U.S. Military Forces in FY 2022: Navy

This paper is part of U.S. Military Forces in FY 2022. There is bipartisan support to expand the Navy, but limited budgets and early retirements—“divesting to invest”—make achieving that goal difficult. The Biden administration’s emerging fleet plan incorporates smaller ships and large numbers of unmanned systems, as proposed by many strategists, but high costs, production limitations, and congressional opposition may prevent full implementation.

Key Takeaways

  • In FY 2022, fleet size stays about the same, at 296 ships. Previously ordered ships arrive in large numbers, but the Navy retires 15 ships, 10 early. Navy active-duty personnel decrease by 1,600 to 346,200.

  • Ship numbers matter to the Navy because of high day-to-day demands for its forces for crisis response, allied and partner engagement, conventional deterrence, and ongoing regional conflicts.

  • The future fleet architecture―its size and composition―remains a work in progress. The Trump administration’s 355-ship goal was deemed infeasible because of its high cost and outmoded operational concepts. At the end of its term, the Trump administration articulated a new vision incorporating unmanned systems and distributed capabilities. The Biden administration published a similar architecture, but smaller and with ranges for ship numbers. Cost is a problem with all of these notional architectures because they require large funding increases which may not occur. Nevertheless, some insights are emerging:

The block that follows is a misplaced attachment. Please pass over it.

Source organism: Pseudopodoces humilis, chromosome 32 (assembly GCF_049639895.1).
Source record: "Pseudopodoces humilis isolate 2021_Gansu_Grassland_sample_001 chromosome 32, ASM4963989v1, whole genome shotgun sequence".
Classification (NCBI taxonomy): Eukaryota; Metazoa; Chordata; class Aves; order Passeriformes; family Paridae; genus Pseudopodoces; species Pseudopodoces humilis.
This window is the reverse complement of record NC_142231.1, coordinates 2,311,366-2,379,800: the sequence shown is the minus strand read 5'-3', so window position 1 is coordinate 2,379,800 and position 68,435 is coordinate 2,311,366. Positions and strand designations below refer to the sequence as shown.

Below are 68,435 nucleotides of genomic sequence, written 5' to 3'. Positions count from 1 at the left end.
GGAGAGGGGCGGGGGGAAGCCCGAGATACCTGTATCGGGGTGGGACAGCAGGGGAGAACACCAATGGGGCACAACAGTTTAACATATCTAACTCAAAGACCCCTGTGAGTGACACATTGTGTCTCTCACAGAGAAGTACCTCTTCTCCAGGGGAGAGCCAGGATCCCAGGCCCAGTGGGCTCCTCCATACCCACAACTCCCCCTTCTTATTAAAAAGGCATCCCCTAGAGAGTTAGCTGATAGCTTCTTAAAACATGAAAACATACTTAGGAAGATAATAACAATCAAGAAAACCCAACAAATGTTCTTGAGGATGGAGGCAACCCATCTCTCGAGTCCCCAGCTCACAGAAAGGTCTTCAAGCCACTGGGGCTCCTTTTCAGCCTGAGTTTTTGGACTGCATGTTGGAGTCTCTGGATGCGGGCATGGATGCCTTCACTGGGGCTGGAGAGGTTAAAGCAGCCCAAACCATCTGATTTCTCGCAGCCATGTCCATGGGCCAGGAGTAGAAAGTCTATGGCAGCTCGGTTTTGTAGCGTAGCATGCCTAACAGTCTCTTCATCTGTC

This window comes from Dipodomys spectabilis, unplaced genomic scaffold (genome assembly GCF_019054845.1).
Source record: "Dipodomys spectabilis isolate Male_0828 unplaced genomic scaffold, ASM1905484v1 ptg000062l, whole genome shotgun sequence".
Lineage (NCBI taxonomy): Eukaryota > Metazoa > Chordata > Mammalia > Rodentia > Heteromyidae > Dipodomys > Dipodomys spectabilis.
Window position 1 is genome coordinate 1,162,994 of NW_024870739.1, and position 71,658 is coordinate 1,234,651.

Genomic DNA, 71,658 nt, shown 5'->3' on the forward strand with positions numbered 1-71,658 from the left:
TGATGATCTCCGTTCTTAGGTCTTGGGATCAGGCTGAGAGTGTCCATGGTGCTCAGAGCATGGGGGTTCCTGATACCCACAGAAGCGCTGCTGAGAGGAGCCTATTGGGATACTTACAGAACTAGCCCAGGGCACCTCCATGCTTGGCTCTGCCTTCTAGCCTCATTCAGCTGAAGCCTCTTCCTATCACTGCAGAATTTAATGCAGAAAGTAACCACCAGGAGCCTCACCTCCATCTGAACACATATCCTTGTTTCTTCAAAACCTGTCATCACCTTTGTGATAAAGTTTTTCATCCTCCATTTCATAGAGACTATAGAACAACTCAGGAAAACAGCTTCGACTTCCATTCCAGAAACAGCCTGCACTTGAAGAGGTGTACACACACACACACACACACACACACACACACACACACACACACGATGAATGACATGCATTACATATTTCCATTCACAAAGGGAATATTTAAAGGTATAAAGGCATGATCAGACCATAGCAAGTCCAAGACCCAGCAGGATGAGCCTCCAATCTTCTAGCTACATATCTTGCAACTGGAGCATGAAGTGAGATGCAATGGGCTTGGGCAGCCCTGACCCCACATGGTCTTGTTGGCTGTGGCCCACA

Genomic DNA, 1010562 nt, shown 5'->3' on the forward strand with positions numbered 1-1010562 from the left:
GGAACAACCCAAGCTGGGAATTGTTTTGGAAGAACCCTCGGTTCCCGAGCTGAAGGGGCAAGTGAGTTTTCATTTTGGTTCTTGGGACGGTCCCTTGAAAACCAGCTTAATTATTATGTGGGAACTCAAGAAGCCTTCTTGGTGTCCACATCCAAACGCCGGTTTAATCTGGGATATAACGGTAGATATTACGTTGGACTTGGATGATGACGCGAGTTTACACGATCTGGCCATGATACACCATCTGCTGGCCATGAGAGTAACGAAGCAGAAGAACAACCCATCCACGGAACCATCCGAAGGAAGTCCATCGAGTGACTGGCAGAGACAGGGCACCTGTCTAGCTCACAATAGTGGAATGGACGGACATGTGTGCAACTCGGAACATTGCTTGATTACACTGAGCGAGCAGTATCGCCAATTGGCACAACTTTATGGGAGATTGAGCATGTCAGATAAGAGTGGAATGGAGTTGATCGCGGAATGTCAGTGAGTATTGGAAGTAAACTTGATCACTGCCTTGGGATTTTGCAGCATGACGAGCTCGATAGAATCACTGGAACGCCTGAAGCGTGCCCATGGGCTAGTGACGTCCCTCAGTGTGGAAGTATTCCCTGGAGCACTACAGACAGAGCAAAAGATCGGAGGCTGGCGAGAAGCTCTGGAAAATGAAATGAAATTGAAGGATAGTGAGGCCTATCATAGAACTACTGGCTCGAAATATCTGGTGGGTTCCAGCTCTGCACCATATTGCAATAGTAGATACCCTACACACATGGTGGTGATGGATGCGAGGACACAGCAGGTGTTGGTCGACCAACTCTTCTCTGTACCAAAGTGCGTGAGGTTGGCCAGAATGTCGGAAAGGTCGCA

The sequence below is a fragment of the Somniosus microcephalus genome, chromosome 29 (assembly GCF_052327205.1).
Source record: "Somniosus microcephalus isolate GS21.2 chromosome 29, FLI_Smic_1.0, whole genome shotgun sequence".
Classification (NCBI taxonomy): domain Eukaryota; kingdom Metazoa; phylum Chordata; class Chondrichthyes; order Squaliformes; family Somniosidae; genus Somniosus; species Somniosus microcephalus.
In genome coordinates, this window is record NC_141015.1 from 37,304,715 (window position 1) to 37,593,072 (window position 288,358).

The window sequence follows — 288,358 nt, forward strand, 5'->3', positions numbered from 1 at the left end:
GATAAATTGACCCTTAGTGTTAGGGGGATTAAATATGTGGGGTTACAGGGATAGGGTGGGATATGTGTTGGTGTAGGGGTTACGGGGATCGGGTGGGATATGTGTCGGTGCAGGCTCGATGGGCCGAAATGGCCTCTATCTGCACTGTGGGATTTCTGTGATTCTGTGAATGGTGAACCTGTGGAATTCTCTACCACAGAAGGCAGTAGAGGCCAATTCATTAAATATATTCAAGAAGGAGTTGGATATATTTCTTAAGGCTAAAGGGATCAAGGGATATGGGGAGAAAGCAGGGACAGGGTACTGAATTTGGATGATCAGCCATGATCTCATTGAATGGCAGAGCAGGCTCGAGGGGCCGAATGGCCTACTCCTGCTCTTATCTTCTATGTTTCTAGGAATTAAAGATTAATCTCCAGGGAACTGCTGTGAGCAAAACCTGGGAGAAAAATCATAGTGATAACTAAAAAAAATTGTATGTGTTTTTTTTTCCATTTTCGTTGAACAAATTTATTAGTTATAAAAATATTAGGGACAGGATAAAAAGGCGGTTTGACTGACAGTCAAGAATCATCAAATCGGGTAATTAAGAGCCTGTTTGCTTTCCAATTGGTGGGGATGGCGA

• Carriers: Recent force structure proposals have implied a reduction in the number of carriers. However, contractual commitments and political constraints may have locked the Navy into the present carrier force for many years regardless of strategic considerations. Small carriers seem to be receding into the background once again.

    • Large Surface Combatants: Future architectures envision deep cuts to this fleet, implying production cutbacks and many early retirements. However, industrial base and strategic concerns about shrinking fleet size will clash with the new goals.

    • Small Surface Combatants: All the future fleet architectures show an increase, the only question being how much of an increase and how fast.

    • Amphibious Ships: New amphibious concepts and the introduction of a small amphibious ship imply reductions in the number of large amphibious ships. However, as with the large surface combatants, industrial base interests will clash with the new and lower goals.

    • Attack Submarines: All future architectures envision an increase in the size of the attack submarine fleet. However, slow production in the 1990s and production capacity limits today will limit fleet size until the 2040s.

    • Ballistic Missile Submarines: The Columbia-class ballistic missile submarine program, the Navy’s highest-priority program, remains on schedule and (generally) at target cost but with some risk. Any program delay would disrupt the U.S. nuclear deterrent, while any cost increase would disrupt every other shipbuilding program.

    • Unmanned Surface and Undersea Vessels: These figure prominently in Navy architectures, but the systems remain experimental and none of the larger programs have a production plan. The FY 2022 budget seems to entail a pause in development.

  • Naval aviation is generally in good shape, with stable inventories and acceptable average fleet ages. However, it remains focused on manned platforms.

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